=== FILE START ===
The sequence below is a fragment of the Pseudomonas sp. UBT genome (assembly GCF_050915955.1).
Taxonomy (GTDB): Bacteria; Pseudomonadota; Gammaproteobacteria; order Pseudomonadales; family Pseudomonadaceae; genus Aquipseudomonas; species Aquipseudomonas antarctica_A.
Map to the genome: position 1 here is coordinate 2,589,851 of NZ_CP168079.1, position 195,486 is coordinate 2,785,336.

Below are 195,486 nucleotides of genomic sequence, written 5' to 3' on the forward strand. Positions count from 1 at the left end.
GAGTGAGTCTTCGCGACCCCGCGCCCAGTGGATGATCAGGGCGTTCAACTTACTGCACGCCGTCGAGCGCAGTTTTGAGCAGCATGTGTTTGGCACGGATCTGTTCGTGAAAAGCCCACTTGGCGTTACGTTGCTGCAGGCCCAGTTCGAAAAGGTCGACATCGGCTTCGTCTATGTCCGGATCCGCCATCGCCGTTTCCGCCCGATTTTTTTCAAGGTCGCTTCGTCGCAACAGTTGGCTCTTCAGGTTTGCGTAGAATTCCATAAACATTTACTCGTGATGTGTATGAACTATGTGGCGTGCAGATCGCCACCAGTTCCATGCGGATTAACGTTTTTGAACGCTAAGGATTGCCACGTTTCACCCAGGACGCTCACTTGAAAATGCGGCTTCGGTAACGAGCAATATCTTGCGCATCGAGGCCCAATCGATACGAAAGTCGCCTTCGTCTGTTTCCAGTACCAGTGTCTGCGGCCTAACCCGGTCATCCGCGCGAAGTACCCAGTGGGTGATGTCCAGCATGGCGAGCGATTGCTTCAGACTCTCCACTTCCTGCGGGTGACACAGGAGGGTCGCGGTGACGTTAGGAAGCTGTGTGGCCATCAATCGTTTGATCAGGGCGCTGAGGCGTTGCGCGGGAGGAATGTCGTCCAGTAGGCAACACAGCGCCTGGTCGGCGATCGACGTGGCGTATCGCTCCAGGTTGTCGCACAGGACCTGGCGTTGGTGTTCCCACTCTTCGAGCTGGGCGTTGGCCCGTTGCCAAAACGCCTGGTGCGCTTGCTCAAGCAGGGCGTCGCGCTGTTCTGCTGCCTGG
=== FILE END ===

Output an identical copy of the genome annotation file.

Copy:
The sequence below is a fragment of the Pseudomonas sp. UBT genome (assembly GCF_050915955.1).
Taxonomy (GTDB): Bacteria; Pseudomonadota; Gammaproteobacteria; order Pseudomonadales; family Pseudomonadaceae; genus Aquipseudomonas; species Aquipseudomonas antarctica_A.
Map to the genome: position 1 here is coordinate 2,589,851 of NZ_CP168079.1, position 195,486 is coordinate 2,785,336.

Below are 195,486 nucleotides of genomic sequence, written 5' to 3' on the forward strand. Positions count from 1 at the left end.
GAGTGAGTCTTCGCGACCCCGCGCCCAGTGGATGATCAGGGCGTTCAACTTACTGCACGCCGTCGAGCGCAGTTTTGAGCAGCATGTGTTTGGCACGGATCTGTTCGTGAAAAGCCCACTTGGCGTTACGTTGCTGCAGGCCCAGTTCGAAAAGGTCGACATCGGCTTCGTCTATGTCCGGATCCGCCATCGCCGTTTCCGCCCGATTTTTTTCAAGGTCGCTTCGTCGCAACAGTTGGCTCTTCAGGTTTGCGTAGAATTCCATAAACATTTACTCGTGATGTGTATGAACTATGTGGCGTGCAGATCGCCACCAGTTCCATGCGGATTAACGTTTTTGAACGCTAAGGATTGCCACGTTTCACCCAGGACGCTCACTTGAAAATGCGGCTTCGGTAACGAGCAATATCTTGCGCATCGAGGCCCAATCGATACGAAAGTCGCCTTCGTCTGTTTCCAGTACCAGTGTCTGCGGCCTAACCCGGTCATCCGCGCGAAGTACCCAGTGGGTGATGTCCAGCATGGCGAGCGATTGCTTCAGACTCTCCACTTCCTGCGGGTGACACAGGAGGGTCGCGGTGACGTTAGGAAGCTGTGTGGCCATCAATCGTTTGATCAGGGCGCTGAGGCGTTGCGCGGGAGGAATGTCGTCCAGTAGGCAACACAGCGCCTGGTCGGCGATCGACGTGGCGTATCGCTCCAGGTTGTCGCACAGGACCTGGCGTTGGTGTTCCCACTCTTCGAGCTGGGCGTTGGCCCGTTGCCAAAACGCCTGGTGCGCTTGCTCAAGCAGGGCGTCGCGCTGTTCTGCTGCCTGG